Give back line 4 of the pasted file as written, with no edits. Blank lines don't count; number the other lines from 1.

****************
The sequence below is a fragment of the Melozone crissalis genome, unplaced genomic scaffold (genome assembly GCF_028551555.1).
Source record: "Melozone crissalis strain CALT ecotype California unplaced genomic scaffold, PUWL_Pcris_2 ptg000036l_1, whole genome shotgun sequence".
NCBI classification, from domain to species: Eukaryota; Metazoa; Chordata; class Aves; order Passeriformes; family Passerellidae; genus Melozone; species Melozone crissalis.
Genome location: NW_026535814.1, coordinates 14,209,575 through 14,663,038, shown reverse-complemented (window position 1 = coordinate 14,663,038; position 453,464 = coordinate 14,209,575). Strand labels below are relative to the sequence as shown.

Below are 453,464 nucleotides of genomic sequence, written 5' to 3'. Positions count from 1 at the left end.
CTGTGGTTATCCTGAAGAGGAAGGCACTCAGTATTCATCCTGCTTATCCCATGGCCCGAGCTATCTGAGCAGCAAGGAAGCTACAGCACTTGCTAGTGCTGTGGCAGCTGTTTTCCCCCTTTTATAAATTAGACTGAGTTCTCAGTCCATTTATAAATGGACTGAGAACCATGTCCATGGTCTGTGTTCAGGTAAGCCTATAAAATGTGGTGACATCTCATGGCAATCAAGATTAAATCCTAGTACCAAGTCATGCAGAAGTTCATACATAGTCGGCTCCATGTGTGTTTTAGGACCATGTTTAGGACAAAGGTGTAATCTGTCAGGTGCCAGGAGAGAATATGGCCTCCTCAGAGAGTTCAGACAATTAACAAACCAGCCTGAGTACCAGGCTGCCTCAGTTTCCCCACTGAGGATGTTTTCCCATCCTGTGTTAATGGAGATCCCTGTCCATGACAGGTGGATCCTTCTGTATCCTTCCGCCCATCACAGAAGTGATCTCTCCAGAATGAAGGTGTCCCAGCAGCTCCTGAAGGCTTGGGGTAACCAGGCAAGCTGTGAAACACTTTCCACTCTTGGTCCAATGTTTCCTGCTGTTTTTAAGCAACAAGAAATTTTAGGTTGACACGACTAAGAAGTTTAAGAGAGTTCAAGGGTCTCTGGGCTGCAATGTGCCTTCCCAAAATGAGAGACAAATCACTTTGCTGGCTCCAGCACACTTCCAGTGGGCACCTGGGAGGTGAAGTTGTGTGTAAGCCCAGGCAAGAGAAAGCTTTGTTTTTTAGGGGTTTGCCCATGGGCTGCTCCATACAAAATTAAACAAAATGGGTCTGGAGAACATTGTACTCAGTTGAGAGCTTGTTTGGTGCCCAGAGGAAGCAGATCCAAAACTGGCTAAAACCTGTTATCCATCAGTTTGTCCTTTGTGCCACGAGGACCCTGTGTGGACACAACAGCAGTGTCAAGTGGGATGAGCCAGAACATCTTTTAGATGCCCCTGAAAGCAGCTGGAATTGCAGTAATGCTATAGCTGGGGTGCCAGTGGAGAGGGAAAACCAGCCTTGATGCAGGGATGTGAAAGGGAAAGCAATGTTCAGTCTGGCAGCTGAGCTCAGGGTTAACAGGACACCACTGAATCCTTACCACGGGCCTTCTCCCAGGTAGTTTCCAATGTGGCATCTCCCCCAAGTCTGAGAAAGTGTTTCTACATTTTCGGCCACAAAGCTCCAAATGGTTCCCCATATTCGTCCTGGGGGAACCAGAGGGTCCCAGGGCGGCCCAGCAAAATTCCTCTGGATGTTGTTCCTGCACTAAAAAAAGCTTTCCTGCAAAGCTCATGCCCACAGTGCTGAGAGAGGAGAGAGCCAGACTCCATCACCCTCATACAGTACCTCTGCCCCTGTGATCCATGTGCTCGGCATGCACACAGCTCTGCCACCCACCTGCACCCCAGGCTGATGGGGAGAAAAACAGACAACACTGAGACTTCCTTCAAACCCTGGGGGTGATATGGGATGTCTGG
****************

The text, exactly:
Genome location: NW_026535814.1, coordinates 14,209,575 through 14,663,038, shown reverse-complemented (window position 1 = coordinate 14,663,038; position 453,464 = coordinate 14,209,575). Strand labels below are relative to the sequence as shown.